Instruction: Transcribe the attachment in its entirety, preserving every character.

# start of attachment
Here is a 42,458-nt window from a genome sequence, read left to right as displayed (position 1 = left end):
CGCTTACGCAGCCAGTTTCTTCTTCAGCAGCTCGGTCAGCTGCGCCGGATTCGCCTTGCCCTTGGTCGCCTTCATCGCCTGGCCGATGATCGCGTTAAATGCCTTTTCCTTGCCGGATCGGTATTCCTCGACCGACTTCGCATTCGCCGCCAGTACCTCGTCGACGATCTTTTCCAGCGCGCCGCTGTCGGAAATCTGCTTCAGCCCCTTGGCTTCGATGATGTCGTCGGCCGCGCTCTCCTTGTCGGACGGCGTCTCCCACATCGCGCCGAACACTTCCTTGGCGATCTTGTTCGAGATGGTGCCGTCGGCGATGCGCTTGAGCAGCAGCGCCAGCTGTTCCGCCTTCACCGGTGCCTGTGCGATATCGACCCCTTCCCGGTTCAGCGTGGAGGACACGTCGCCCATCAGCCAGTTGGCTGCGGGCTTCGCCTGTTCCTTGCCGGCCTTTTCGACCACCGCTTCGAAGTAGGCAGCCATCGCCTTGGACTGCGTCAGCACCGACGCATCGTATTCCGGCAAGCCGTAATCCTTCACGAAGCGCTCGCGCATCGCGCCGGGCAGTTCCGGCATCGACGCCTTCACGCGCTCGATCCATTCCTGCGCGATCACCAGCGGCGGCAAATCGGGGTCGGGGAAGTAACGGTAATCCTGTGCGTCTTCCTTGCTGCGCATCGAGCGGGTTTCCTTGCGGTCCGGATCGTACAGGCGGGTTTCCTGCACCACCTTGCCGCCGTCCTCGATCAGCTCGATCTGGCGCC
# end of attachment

Here is a 42,458-nt window from a genome sequence, read left to right as displayed (position 1 = left end):
CGCTTACGCAGCCAGTTTCTTCTTCAGCAGCTCGGTCAGCTGCGCCGGATTCGCCTTGCCCTTGGTCGCCTTCATCGCCTGGCCGATGATCGCGTTAAATGCCTTTTCCTTGCCGGATCGGTATTCCTCGACCGACTTCGCATTCGCCGCCAGTACCTCGTCGACGATCTTTTCCAGCGCGCCGCTGTCGGAAATCTGCTTCAGCCCCTTGGCTTCGATGATGTCGTCGGCCGCGCTCTCCTTGTCGGACGGCGTCTCCCACATCGCGCCGAACACTTCCTTGGCGATCTTGTTCGAGATGGTGCCGTCGGCGATGCGCTTGAGCAGCAGCGCCAGCTGTTCCGCCTTCACCGGTGCCTGTGCGATATCGACCCCTTCCCGGTTCAGCGTGGAGGACACGTCGCCCATCAGCCAGTTGGCTGCGGGCTTCGCCTGTTCCTTGCCGGCCTTTTCGACCACCGCTTCGAAGTAGGCAGCCATCGCCTTGGACTGCGTCAGCACCGACGCATCGTATTCCGGCAAGCCGTAATCCTTCACGAAGCGCTCGCGCATCGCGCCGGGCAGTTCCGGCATCGACGCCTTCACGCGCTCGATCCATTCCTGCGCGATCACCAGCGGCGGCAAATCGGGGTCGGGGAAGTAACGGTAATCCTGTGCGTCTTCCTTGCTGCGCATCGAGCGGGTTTCCTTGCGGTCCGGATCGTACAGGCGGGTTTCCTGCACCACCTTGCCGCCGTCCTCGATCAGCTCGATCTGGCGCC